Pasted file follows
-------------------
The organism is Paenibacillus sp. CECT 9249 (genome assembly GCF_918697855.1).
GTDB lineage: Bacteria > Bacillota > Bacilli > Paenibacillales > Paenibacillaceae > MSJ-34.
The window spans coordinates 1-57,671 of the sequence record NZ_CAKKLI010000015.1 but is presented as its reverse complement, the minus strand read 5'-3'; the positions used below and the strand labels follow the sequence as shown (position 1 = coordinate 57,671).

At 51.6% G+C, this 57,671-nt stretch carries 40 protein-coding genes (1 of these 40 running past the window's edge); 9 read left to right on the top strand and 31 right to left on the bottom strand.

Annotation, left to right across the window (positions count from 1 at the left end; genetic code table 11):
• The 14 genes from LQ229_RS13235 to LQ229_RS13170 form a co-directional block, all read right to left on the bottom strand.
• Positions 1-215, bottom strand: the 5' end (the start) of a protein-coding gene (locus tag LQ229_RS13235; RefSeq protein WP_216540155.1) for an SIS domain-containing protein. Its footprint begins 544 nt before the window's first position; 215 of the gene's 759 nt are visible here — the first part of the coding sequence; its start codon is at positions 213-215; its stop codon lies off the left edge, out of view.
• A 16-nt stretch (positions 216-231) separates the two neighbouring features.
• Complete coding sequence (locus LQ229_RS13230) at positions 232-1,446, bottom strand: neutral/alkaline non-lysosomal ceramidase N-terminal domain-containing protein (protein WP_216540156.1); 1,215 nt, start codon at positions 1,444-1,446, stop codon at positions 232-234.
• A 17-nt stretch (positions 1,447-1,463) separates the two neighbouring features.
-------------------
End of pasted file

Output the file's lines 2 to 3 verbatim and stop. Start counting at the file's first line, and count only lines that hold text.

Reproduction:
GTDB lineage: Bacteria > Bacillota > Bacilli > Paenibacillales > Paenibacillaceae > MSJ-34.
The window spans coordinates 1-57,671 of the sequence record NZ_CAKKLI010000015.1 but is presented as its reverse complement, the minus strand read 5'-3'; the positions used below and the strand labels follow the sequence as shown (position 1 = coordinate 57,671).